Language Uncategorized Writing


You know that obnoxiously trite line “The Oxford English Dictionary defines (fill in the blank with a simple word) as…”?  It just got a whole lot worse.

Recent additions to “the OED” (does everything need an acronym?) include LOL, ego-surf, and smack talk.  I gave the monitor the evil eye as I scrolled down the list of newly added and updated terms.  Now these words that will almost certainly fall out of style are cemented in our language ( says that entries are never deleted).

What about this bothers me so much? 

Is it the part of me that resembles my mother, the English professor?  Is it the fact that pre-teens, who don’t even know much about already-accepted English words, are now making up new, supposedly legitimate ones?  Is it the Dictionary’s willingness to submit to pop culture, possibly as a lame PR move?  Or is it the fact that terms coined on “the interwebz” were never supposed to be formal words?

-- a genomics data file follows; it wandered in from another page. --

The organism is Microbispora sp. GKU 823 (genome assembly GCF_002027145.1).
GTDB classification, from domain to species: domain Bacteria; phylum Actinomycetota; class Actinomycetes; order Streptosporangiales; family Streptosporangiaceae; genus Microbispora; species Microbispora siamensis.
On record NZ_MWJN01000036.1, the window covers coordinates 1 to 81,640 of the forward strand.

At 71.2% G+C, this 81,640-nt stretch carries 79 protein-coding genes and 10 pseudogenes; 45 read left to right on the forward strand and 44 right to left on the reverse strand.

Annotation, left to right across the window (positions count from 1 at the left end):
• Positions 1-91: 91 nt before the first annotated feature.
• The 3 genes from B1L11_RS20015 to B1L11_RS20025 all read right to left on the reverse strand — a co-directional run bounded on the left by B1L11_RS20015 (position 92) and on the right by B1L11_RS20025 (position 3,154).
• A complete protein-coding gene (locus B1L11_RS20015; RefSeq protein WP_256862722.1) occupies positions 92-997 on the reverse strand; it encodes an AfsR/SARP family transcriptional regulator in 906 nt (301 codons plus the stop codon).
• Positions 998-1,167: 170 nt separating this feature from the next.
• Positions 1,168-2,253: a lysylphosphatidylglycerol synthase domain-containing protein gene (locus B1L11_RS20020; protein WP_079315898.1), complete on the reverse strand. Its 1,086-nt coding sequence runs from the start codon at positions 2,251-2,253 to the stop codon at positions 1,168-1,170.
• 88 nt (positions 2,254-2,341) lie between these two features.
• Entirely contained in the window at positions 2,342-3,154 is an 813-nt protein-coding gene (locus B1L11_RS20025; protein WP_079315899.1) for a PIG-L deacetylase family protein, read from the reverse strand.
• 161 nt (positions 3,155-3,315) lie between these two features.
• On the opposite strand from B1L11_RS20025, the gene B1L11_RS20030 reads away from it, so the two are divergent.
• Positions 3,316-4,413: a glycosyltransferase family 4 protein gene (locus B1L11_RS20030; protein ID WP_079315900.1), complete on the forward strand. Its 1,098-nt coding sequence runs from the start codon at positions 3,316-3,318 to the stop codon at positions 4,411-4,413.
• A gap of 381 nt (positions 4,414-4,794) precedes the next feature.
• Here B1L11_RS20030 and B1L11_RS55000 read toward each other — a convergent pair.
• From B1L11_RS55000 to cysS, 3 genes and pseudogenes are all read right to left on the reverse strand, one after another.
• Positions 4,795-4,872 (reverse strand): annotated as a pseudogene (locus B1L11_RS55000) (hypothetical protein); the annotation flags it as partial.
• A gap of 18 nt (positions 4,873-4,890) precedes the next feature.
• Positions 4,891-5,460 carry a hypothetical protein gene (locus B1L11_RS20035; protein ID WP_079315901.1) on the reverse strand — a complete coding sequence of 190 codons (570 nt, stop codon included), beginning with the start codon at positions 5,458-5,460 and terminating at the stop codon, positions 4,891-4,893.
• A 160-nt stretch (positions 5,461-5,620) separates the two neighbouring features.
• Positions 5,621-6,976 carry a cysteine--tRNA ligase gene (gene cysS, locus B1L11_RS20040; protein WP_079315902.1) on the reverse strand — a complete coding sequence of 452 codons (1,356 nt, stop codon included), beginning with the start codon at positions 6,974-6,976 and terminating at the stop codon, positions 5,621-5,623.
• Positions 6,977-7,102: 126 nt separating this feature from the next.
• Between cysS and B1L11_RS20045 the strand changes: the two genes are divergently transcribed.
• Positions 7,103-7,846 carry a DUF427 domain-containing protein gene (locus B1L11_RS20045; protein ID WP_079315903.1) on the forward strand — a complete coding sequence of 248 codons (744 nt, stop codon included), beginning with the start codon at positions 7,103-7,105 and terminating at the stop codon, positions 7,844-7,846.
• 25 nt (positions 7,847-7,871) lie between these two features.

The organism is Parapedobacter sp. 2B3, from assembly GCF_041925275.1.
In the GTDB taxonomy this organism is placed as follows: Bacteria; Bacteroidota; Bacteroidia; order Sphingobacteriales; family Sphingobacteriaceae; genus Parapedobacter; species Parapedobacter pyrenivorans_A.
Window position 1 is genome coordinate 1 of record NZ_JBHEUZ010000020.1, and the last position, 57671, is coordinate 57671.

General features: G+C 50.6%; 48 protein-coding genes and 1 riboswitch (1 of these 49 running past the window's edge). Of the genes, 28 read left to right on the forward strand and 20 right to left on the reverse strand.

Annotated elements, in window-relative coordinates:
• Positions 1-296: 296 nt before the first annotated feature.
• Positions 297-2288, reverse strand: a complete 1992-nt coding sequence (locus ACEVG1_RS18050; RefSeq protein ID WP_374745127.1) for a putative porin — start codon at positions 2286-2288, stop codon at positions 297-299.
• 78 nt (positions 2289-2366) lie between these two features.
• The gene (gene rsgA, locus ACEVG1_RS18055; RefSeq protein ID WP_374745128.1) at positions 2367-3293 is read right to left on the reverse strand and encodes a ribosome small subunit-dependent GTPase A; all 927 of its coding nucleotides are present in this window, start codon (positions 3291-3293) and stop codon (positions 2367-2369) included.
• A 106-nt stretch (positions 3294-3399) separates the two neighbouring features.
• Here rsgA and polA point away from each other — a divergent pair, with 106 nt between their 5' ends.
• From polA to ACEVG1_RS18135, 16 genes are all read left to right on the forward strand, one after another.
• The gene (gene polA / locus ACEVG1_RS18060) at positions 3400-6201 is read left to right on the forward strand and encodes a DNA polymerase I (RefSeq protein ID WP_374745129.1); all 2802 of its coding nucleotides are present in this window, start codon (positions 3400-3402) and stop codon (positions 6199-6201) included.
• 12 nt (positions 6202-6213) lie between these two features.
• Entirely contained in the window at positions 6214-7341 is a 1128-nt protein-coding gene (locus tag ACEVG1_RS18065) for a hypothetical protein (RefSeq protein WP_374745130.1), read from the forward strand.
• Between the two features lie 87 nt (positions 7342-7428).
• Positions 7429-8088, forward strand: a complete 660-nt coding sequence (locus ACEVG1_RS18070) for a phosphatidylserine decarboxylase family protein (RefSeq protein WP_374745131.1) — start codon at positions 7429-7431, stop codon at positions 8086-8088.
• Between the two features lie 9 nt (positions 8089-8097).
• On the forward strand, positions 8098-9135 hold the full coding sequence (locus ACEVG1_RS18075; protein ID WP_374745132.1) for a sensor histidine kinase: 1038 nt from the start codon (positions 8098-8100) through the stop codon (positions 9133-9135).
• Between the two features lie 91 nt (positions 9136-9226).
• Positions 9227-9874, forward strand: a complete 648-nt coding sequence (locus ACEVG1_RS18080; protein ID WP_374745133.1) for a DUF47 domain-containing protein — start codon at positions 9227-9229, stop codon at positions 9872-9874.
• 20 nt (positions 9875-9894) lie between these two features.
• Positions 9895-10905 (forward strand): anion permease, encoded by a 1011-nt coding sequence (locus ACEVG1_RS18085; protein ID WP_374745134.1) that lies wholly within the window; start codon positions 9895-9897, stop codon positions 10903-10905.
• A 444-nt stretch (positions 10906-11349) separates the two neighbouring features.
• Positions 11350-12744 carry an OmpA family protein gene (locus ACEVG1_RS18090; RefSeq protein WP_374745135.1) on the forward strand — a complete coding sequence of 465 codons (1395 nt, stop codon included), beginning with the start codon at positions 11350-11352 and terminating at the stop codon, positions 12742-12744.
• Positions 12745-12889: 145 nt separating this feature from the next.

No matter what the reason—I think it’s a bit of all of the above, though—I’m disappointed.  The dictionary authors may be well educated in linguistics, but they have a funny way of showing it.  I wish I could say something positive in this post, but I don’t see the silver lining.  It seems that the “proper” dictionaries are becoming a tame version of, and no one has much use for that.

It is my opinion that language is the backbone of a culture.  It provides a means for communication, law, historical records, and art.  I’m afraid that if English continues to take a beating, our culture might suffer along with it.

2 replies on “OMG WTF LOL”

Wow, I couldn’t disagree more. First of all, it’s “teh interwebz.” Second of all, language is a vibrant, living, changing, evolving thing. It will always bear the influences of new technologies, different cultures, and evolving forms of artistic expression. The fallacy here is that the OED is some sort of official gatekeeper of “formal words” rather than a chronicler of what already is. Keep in mind, Shakespeare was once pop culture, too. True, one hundred years from now, they may have to add the “archaic” tag to the entry for LOL, but LOL is certainly something that should be documented so that posterity can understand early 21st century American culture.

Don’t worry, Emily. The kids are alright. I work with an office full of them.

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